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What Stands in the Way of South Africa’s New Climate Goals

MIN READNov 3, 2021 | 21:11 GMT

The towers of a coal-fired power state are seen on the outskirts of Pretoria, South Africa, on Oct. 13, 2021.

The towers of a coal-fired power state are seen on the outskirts of Pretoria, South Africa, on Oct. 13, 2021.

(MICHELE SPATARI/AFP via Getty Images)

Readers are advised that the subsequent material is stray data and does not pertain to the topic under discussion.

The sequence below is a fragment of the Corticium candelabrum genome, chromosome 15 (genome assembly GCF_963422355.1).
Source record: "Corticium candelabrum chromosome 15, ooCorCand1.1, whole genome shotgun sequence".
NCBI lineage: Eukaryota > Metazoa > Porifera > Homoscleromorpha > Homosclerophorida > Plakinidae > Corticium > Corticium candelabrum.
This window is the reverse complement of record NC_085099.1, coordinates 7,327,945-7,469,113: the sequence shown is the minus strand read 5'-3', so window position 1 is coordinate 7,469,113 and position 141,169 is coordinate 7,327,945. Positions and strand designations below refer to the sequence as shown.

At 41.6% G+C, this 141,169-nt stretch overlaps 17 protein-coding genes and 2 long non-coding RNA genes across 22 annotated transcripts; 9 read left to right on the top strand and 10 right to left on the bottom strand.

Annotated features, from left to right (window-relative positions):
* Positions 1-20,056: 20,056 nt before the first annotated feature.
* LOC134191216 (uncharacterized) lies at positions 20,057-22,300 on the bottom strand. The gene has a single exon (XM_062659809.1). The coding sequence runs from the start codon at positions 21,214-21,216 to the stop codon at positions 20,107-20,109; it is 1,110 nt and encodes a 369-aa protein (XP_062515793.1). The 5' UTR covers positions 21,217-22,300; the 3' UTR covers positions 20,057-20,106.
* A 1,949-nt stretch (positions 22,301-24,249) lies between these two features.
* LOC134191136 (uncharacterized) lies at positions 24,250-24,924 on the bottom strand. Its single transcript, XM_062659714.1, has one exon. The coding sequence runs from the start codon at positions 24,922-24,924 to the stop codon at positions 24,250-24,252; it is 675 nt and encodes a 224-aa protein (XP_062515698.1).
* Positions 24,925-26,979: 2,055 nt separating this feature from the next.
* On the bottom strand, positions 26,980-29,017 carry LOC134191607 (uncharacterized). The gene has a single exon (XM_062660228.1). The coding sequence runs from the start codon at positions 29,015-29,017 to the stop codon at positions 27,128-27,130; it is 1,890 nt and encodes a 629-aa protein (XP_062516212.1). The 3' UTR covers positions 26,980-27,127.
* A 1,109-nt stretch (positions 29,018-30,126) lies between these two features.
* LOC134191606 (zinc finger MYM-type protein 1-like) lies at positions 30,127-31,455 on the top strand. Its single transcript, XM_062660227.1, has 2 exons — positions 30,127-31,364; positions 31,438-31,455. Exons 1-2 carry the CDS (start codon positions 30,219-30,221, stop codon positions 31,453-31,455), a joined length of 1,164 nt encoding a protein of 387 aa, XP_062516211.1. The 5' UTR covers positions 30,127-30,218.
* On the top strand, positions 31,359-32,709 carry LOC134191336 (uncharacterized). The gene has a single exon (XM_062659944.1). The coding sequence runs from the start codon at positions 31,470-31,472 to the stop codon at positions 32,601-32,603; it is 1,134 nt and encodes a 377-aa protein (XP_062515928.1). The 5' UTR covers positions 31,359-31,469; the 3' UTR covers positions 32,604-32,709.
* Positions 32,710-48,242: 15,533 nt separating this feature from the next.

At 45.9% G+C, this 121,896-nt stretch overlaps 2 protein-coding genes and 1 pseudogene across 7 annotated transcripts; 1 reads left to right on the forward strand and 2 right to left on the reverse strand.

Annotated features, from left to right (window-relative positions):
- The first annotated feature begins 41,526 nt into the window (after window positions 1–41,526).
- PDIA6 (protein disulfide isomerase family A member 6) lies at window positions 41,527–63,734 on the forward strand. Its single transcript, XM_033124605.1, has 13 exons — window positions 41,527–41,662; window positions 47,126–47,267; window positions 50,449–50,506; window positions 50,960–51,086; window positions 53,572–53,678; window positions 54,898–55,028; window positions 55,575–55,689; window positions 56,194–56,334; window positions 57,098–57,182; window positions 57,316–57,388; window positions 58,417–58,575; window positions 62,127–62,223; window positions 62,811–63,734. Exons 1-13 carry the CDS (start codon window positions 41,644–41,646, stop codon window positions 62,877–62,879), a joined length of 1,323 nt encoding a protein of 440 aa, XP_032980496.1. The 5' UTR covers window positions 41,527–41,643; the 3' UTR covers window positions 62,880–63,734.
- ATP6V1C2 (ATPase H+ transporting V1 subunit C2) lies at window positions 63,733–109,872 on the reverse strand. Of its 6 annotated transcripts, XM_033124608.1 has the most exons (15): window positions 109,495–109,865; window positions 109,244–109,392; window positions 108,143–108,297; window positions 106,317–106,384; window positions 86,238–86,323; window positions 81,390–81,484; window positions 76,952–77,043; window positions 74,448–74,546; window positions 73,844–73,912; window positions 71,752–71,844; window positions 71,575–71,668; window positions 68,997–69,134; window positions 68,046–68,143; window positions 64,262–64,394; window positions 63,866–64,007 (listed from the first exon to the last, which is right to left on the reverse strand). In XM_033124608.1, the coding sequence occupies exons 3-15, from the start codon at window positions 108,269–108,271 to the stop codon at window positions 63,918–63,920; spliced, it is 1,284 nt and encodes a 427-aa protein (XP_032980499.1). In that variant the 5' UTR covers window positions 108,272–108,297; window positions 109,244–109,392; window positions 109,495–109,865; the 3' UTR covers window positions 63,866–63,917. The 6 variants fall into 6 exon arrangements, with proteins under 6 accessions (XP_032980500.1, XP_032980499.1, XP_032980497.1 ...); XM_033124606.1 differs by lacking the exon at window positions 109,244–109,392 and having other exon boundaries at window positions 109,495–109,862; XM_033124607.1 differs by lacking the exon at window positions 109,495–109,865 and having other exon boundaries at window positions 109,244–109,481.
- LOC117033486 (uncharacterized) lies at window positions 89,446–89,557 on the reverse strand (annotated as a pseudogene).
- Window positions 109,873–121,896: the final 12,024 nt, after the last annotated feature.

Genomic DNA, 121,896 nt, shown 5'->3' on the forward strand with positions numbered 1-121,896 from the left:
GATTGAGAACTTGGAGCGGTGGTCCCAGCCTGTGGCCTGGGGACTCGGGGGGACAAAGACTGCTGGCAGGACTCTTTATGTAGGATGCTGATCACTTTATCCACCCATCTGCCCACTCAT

South Africa’s transition away from coal will be slower than what it outlined at the U.N. climate summit due to a lack of funding and domestic political support. Ahead of the ongoing U.N. conference (COP26), South Africa announced it now plans to reduce the country’s yearly emissions to 350-420 million tonnes of carbon dioxide equivalent (Mt CO2e) by 2030, down from its current 480 Mt CO2e per year. Hitting this new target on that timeline, however, will be no small feat: South Africa is the largest greenhouse gas emitter in Africa and the 12th largest in the world. It’s also home to the world’s fourth most carbon-intensive economy -- largely due to its reliance on coal, which generates more than three-quarters of the country’s electricity grid. ...

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